School-funding referendums in Indiana come in two varieties: They can raise taxes to build schools; or they can augment state funding for a district’s general fund, which pays teacher and staff salaries and other operating expenses. Over the years, the mix has been about half-and-half between construction and general-fund referendums. But this year, eight of 10 were to boost general-fund spending. All those proposals passed. Some were close, though; three passed with 51 percent or less of the vote.

In at least two – White River Valley in Greene County and Eminence in Morgan County – local officials said losing would force the district to close and consolidate with a nearby school district. Voters didn’t want that to happen. The Eminence measure passed with 87 percent of the vote; WRV with 54 percent. Continue reading

Ritz to speak Monday in Bloomington

The first eight months in office have been eventful for Indiana Superintendent of Public Instruction Glenda Ritz. There should be a lot to talk about when she visits Indiana University Bloomington Monday for a policy chat.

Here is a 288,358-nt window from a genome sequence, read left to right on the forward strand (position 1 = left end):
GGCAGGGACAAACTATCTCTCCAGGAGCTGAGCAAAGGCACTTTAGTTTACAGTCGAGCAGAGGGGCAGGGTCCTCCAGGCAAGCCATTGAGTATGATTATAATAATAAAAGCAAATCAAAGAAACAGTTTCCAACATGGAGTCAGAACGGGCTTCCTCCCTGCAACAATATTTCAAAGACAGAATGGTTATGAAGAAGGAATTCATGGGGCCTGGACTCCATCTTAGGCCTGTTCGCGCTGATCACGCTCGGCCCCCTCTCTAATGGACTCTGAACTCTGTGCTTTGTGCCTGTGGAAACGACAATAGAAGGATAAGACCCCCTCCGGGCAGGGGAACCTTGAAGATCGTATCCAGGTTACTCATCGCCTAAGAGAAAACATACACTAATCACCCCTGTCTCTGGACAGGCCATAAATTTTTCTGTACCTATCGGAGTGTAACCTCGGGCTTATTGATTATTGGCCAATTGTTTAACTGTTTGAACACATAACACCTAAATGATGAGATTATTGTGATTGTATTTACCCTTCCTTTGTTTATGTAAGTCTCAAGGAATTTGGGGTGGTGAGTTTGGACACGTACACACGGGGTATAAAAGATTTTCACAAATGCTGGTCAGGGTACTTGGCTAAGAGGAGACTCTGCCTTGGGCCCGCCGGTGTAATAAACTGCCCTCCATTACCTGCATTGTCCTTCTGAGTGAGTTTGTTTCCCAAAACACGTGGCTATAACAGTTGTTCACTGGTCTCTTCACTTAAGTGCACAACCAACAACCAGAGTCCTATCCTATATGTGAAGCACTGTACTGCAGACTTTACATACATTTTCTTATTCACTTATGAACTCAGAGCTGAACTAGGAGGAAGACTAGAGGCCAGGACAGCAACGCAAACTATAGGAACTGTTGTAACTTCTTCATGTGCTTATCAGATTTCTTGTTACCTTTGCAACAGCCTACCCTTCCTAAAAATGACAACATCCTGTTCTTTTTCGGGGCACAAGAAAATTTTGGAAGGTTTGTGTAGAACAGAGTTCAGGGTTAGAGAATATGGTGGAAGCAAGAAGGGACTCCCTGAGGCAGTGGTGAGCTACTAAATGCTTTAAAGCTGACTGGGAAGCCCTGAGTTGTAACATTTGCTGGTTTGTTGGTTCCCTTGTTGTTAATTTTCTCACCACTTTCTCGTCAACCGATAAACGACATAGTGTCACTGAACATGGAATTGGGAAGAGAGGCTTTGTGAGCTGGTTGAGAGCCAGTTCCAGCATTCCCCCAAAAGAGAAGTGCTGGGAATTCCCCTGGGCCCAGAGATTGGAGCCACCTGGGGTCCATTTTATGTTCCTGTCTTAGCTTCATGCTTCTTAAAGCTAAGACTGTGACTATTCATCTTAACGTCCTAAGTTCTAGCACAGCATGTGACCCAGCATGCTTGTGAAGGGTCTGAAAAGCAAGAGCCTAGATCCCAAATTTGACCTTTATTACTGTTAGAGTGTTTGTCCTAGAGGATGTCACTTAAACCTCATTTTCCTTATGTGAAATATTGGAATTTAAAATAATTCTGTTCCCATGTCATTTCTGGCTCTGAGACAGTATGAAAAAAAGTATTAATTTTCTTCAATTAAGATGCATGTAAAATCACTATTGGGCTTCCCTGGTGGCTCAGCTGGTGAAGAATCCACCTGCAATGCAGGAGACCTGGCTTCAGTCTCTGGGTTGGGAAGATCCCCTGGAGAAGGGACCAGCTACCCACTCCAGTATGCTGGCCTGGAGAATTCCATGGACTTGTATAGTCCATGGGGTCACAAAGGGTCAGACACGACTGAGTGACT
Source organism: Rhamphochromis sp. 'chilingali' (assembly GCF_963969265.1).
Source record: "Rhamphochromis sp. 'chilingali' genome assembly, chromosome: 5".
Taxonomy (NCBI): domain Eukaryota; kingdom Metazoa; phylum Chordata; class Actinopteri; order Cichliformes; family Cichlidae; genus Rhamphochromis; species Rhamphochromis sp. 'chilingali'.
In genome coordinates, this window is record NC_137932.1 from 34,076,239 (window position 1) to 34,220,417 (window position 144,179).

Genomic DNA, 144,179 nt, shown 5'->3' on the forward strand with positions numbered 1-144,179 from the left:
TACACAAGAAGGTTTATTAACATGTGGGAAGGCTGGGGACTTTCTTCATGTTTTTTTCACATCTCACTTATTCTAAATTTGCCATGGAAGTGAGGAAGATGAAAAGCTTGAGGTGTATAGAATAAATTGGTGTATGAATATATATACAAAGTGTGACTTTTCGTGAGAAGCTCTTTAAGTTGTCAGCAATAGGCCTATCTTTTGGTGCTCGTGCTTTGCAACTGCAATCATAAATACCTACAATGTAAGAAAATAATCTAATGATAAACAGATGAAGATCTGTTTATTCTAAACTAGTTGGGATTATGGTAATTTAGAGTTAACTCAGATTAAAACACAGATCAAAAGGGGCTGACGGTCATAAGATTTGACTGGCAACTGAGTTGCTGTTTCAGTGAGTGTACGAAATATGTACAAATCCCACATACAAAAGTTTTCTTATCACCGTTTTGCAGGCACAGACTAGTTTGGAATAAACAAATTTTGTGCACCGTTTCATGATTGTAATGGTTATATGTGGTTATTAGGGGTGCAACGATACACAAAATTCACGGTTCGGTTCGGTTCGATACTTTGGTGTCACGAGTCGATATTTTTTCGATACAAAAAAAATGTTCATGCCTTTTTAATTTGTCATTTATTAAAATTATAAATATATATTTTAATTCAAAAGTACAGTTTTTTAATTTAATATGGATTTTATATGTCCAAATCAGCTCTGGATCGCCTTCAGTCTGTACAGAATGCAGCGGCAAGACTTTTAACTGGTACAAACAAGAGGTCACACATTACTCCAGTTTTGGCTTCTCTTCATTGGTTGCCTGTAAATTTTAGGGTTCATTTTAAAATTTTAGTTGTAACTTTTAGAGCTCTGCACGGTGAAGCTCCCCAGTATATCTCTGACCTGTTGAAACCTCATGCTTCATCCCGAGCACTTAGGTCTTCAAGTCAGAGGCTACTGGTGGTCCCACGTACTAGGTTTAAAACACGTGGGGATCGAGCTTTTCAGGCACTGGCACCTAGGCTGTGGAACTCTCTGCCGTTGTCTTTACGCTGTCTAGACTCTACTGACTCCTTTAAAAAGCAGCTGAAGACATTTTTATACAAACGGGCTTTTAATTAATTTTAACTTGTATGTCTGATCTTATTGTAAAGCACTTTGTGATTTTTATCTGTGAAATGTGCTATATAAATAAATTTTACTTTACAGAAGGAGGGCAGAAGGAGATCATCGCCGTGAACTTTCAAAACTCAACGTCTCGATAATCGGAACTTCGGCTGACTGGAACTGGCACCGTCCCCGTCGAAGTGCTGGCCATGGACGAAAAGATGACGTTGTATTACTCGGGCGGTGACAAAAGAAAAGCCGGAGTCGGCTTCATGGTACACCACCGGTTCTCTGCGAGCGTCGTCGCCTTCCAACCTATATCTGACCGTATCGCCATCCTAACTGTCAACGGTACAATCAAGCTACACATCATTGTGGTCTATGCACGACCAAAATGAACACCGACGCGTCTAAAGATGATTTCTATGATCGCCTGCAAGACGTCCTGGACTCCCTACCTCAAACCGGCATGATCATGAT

The session, sponsored by the Center for Evaluation and Education Policy, starts at 2 p.m. in the Georgian Room of the Indiana Memorial Union. Jeremy Anderson, president of the Denver-based Education Commission of the States, will moderate.

Ritz, of course, pulled off a shocker by upsetting incumbent Tony Bennett in the November 2012 election. Republican Bennett had a 5-to-1 spending advantage and support from the likes of Jeb Bush and Michael Bloomberg. Ritz had a grassroots movement of teachers and parents on her side.

But it hasn’t been smooth sailing since she took office in January.